Benedict, Notre Dame, and the God who is love 

By: JASON BAGUIA April 17,2019 - 10:56 AM
 

Notre dame de Paris came to me long before I came to her.

A friend of mine had been sent to Europe for training related to his work in computers. When he asked me if I wanted him to bring me anything from France, which he intended to visit, I told him that I would be happy with a small souvenir of Notre Dame.

He was initially confused. A miniature cathedral would have been expensive. I clarified that the figurine I was referring to was of course not of the church but of the woman, Our Lady of Paris to whom the church was dedicated.

He did find a figurine, not more than five inches tall, which he brought to me when I came home. The image has accompanied me in many of my travels, an assurance of the constant blessing of the Blessed Virgin and the Christ-child whom she carries in her arms.

The original statue has survived the fire that hit the church last Monday, April 15. Made of stone, the  1.8 meter statue was carved in late Gothic style in the 14th century. The Blessed Mother carries the baby Jesus on her left arm and a flower on her right.

According to researchers from the University of Calgary, the crown on the Virgin’s head and the orb in her Son’s hand project them as royalty. The face of the Christ is not of an infant but of an adult, although his mannerisms are child-like. I suppose this is to remind devotees that the God who became a human being is — to borrow Saint Augustine’s expression — ever ancient and ever new, the almighty Savior of the World or Salvador Mundi, as is underlined by the ball that He holds.

Those who saw Walt Disney’s animated production of “The Hunchback of Notre Dame” would have seen the cartoon version of this statue in the part of the movie when the gypsy Esmeralda sings the theme song “God Help the Outcast.” To me, the most poignant lines from that song were: “I ask for nothing/ I can get by/ But I know so many/ Less lucky than I/ Please help my people/ The poor and downtrod/ I thought we all were/ Children of God.”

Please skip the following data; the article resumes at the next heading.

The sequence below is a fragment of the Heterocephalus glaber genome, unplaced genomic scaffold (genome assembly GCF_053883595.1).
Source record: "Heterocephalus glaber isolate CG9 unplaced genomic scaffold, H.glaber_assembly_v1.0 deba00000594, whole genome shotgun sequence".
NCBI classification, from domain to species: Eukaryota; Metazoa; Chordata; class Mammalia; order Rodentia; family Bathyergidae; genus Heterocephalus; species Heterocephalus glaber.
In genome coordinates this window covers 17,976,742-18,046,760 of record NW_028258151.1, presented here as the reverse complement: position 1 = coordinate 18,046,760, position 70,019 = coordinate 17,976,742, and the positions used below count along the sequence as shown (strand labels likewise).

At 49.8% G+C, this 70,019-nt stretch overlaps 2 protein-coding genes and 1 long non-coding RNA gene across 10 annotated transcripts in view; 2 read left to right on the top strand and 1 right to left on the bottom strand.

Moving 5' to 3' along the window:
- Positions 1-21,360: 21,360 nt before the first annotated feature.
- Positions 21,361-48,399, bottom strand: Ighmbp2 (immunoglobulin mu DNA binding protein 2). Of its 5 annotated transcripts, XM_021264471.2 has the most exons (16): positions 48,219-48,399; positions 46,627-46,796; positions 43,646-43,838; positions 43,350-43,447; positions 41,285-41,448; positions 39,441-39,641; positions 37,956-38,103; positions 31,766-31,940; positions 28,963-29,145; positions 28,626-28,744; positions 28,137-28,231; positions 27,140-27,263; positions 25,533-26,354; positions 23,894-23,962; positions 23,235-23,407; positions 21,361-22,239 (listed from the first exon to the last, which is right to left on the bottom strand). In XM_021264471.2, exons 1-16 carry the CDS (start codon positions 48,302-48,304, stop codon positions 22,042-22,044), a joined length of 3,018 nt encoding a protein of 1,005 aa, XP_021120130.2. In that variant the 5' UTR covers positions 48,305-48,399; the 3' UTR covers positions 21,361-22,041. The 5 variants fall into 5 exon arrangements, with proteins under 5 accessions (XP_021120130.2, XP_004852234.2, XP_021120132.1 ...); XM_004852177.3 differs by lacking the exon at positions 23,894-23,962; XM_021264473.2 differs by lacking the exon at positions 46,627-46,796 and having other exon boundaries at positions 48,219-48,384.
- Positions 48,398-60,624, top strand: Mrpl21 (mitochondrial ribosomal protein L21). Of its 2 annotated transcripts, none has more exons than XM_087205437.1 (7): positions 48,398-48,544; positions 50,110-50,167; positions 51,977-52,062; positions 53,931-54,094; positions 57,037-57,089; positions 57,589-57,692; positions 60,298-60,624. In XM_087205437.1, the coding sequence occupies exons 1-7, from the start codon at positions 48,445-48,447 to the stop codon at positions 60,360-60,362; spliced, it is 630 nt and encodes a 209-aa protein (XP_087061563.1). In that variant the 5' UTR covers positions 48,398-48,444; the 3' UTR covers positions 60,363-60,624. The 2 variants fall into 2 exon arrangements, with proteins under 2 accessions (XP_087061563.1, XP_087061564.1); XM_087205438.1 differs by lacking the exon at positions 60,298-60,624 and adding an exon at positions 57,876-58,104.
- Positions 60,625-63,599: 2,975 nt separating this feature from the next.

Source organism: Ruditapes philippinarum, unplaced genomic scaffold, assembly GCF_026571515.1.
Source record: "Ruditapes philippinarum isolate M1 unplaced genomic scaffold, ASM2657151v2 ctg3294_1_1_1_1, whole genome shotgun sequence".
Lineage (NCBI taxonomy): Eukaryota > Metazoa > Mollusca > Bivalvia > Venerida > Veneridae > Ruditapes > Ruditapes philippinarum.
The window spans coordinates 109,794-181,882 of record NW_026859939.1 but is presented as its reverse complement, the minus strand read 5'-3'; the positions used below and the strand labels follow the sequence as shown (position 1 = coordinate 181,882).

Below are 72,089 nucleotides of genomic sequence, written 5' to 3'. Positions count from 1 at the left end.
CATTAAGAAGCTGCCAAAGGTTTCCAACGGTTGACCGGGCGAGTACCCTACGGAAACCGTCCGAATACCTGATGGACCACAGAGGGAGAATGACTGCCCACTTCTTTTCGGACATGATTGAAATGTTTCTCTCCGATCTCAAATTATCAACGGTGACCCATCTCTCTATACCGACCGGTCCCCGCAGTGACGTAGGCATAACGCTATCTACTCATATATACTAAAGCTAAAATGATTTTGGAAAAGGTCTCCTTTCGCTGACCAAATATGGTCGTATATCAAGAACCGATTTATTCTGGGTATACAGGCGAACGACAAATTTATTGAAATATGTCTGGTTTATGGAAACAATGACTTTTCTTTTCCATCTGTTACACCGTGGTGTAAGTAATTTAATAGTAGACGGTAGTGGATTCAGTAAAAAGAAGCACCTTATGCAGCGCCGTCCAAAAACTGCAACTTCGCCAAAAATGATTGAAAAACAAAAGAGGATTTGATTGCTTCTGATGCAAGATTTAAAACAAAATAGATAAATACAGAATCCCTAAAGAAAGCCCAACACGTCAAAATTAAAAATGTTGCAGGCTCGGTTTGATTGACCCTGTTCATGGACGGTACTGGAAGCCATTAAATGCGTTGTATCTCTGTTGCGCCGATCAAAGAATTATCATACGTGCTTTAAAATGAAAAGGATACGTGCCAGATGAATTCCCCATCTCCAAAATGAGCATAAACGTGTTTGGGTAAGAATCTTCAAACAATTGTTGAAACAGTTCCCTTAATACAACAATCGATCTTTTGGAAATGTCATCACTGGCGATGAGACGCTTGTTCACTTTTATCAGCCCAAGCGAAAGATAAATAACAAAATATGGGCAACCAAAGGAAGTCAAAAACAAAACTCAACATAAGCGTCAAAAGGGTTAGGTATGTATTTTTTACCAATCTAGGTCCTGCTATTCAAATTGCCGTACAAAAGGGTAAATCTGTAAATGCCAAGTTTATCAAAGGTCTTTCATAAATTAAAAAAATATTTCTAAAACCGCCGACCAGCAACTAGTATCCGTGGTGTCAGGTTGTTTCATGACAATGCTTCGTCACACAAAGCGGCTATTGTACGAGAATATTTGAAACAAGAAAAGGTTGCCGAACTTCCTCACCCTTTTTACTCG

Esmeralda sang these lines after other characters had sung their petitions for wealth, fame, glory, and love. In contrast to these supplicants, she intercedes for her people, the gypsies, for persons like Quasimodo, and for ll the world’s outcasts who were left without love at the margins of society, treated with scorn by the so-called respectable people.

Esmeralda addresses song’s opening verse to the Christ. She seeks to identify with him who was himself rejected by his own people: “I don’t know if you can hear me/ Or if you’re even there/ I don’t know if you will listen to a gypsy’s prayer/ Yes, I know I’m just an outcast, I shouldn’t speak to you/ Still, I see your face and wonder: Were you once an outcast too?”

Writing for “The Movie Report in 1996,” Michael Dequina acclaimed the song as “the most spiritual and transendent [sic] tune to emerge from an animated feature.” The song is an appropriate track for this week, when we remember the passion and death of the Christ, whom Saint John the Evangelist described as the light who came to his own, but his own did not accept him.

This popular alienation of God continues today. I took sad notice of the incapability (refusal?) of many journalists and commentators to mention God as they reported about former pope Benedict XVI’s recent essay about the Catholic Church and the crisis of sexual abuse.